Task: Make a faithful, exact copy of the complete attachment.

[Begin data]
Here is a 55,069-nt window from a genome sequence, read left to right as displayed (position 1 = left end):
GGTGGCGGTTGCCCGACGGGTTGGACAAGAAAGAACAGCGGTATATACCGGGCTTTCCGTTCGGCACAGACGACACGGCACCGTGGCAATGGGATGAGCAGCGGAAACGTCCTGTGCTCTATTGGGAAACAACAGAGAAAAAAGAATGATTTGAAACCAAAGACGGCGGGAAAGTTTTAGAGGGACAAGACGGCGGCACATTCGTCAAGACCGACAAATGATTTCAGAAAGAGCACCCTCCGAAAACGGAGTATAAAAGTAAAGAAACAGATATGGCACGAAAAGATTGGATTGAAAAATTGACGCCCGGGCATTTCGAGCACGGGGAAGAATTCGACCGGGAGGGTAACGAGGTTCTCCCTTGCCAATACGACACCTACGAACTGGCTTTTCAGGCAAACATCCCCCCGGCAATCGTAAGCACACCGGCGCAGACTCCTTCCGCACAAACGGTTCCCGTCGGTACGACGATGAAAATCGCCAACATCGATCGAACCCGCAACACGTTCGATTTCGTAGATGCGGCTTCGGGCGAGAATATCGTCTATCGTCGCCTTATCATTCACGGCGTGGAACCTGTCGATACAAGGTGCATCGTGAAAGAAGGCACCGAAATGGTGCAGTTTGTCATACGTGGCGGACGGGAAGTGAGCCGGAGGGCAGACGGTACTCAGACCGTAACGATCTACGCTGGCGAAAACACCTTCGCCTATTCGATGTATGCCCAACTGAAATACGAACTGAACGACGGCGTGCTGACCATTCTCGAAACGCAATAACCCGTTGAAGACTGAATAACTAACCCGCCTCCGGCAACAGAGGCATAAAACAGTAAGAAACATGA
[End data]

Here is a 55,069-nt window from a genome sequence, read left to right as displayed (position 1 = left end):
GGTGGCGGTTGCCCGACGGGTTGGACAAGAAAGAACAGCGGTATATACCGGGCTTTCCGTTCGGCACAGACGACACGGCACCGTGGCAATGGGATGAGCAGCGGAAACGTCCTGTGCTCTATTGGGAAACAACAGAGAAAAAAGAATGATTTGAAACCAAAGACGGCGGGAAAGTTTTAGAGGGACAAGACGGCGGCACATTCGTCAAGACCGACAAATGATTTCAGAAAGAGCACCCTCCGAAAACGGAGTATAAAAGTAAAGAAACAGATATGGCACGAAAAGATTGGATTGAAAAATTGACGCCCGGGCATTTCGAGCACGGGGAAGAATTCGACCGGGAGGGTAACGAGGTTCTCCCTTGCCAATACGACACCTACGAACTGGCTTTTCAGGCAAACATCCCCCCGGCAATCGTAAGCACACCGGCGCAGACTCCTTCCGCACAAACGGTTCCCGTCGGTACGACGATGAAAATCGCCAACATCGATCGAACCCGCAACACGTTCGATTTCGTAGATGCGGCTTCGGGCGAGAATATCGTCTATCGTCGCCTTATCATTCACGGCGTGGAACCTGTCGATACAAGGTGCATCGTGAAAGAAGGCACCGAAATGGTGCAGTTTGTCATACGTGGCGGACGGGAAGTGAGCCGGAGGGCAGACGGTACTCAGACCGTAACGATCTACGCTGGCGAAAACACCTTCGCCTATTCGATGTATGCCCAACTGAAATACGAACTGAACGACGGCGTGCTGACCATTCTCGAAACGCAATAACCCGTTGAAGACTGAATAACTAACCCGCCTCCGGCAACAGAGGCATAAAACAGTAAGAAACATGA